Pilots of the RAF's most advanced fighter jets are being grounded because shortages of aircraft spares mean they cannot put in enough flying hours to keep their skills up to date, MPs warned today.
The Commons Public Accounts Committee said five Typhoon pilots had to be temporarily grounded last year because a lack of aircraft availability meant they could not do the required flying time.
It said the shortages were also affecting the training programme, with only eight of RAF's 48 Typhoon pilots qualified for ground attack operations - the role it is currently being used for in Libya.
Earlier this week the Typhoon fighters carried out their first attack on Muammar Gaddafi's forces in Libya destroying two tanks near Misrata.
It was the first time the Typhoon has fired its weapons in anger in the ground attack role since entering service with the RAF.
The RAF is currently having to cannibalise aircraft for spare parts in order to keep the maximum number of Typhoons in the air on any given day.
The committee said the Ministry of Defence had warned the problems were likely to continue until 2015 when it expects the supply of spares finally to have reached a "steady state".
"The department (MoD) relies on a small group of key industrial suppliers who have the technical and design capability to build, upgrade and support Typhoon," the committee said.
"Problems with the availability of spare parts have meant that Typhoons are not flying as many hours as the department requires
"The Typhoon supply chain is complex and stretches across Europe. However, the department admitted that it had not been managed well enough or delivered all the required parts when needed."
Overall, it said that while the MoD was now buying 30% fewer Typhoons than it had originally planned, the cost of the project had risen by an estimated £3.5 billion - representing a 75% increase in the cost of each individual aircraft.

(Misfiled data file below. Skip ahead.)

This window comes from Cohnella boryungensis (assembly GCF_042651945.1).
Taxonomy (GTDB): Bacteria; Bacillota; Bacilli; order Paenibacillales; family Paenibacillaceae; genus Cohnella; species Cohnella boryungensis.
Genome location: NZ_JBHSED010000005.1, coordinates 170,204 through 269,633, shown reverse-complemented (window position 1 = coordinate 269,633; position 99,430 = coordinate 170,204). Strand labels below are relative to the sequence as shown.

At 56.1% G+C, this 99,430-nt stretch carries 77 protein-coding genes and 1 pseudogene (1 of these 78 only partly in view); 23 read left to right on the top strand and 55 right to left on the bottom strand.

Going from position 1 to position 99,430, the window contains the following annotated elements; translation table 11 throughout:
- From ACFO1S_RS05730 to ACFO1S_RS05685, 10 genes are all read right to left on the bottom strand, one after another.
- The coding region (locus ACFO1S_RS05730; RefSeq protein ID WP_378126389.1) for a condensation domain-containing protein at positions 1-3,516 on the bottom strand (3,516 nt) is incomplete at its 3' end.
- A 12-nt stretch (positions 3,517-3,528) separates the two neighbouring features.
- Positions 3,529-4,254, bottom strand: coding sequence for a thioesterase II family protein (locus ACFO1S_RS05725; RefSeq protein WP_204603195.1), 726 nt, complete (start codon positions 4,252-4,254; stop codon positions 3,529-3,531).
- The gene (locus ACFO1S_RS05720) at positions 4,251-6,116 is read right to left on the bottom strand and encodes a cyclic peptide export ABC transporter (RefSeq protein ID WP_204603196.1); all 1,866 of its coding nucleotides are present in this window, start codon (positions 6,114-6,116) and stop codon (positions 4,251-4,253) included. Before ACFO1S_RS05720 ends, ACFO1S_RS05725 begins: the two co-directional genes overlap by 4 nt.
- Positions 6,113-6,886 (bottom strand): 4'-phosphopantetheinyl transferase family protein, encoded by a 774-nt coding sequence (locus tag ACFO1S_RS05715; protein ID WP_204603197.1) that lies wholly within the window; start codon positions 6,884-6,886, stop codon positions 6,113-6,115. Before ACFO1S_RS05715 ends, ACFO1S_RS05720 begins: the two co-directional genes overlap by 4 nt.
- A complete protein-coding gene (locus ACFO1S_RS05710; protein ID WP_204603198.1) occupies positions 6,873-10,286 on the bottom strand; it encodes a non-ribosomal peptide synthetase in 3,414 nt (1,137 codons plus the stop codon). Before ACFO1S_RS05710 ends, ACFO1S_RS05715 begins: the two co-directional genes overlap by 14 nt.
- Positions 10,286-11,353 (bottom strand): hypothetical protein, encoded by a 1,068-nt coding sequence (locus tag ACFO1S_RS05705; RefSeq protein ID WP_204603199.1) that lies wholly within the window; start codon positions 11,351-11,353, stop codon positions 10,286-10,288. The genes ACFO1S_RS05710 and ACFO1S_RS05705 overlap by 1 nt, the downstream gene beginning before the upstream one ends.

When the MoD first entered into the contract for the Eurofighter, as it was then known, in 1998 in collaboration with Germany, Italy and Spain, it had envisaged buying a total of 232 aircraft in three tranches.
That has since been cut to 160 - with the 53 oldest aircraft due to be retired from service by 2019, leaving a long-term fleet of 107 aircraft.
The overall cost of the programme is now estimated at £20.2 billion - £3.5 billion more than the original budget - with the cost per plane rising from £72 million to £126 million.
The committee complained that the MoD had been unable to offer a "coherent explanation" for a decision in 2004 to equip the early Typhoons for ground attack operations at a cost of £119 million, only to switch them back to an air defence role in 2009, a year after the upgrade was finally ready.
"The history of the Typhoon fighter aircraft represents yet another example of over-optimism, bad planning and an unacceptably high bill for the taxpayer," said the committee chairman, Margaret Hodge.
"This pattern of decision-making is more about balancing the books in the short-term rather than ensuring value for money over time."
Defence Secretary Liam Fox said the project was "under control and back on track".
"The NAO's March report concluded that after years of financial mismanagement and project delays under the previous government, the Typhoon project has been turned around," he said.
"The project is finally under control and back on track. The PAC report recognises that the MoD and industry have worked to resolve spares issues and performance targets are now being met.
"The Typhoon is a world beating, air-to-air fighter and is fast developing a ground attack capability as is being demonstrated in Libya. We have sufficient numbers of qualified ground attack pilots to meet our operational tasks and this number is increasing all the time.
"As the PAC acknowledges, the UK's operational requirements have changed dramatically since the Typhoon programme began and this has led to tough decisions throughout its life.
"But today it has 'done well (and) collaboration offers significant potential benefits from sharing costs and developing common capabilities with allies'.
"I am determined that in the future such projects are properly run from the outset, and I have announced reforms to reduce equipment delays and cost overruns.
"I will also chair regular major projects review boards to ensure our armed forces are well equipped and taxpayers get value for money."
Air Vice Marshal Phil Osborn, Air Officer Commanding 2 Group, said: "We have sufficient Typhoon aircraft and pilots to undertake the task in Libya with the appropriate training for the systems and weapons carried by the aircraft.
"We wouldn't deploy a capability if we couldn't support it and we weren't able to execute it in the way that you would expect the RAF to execute it, which is in a proportionate, disciplined, reliable way."Reuse content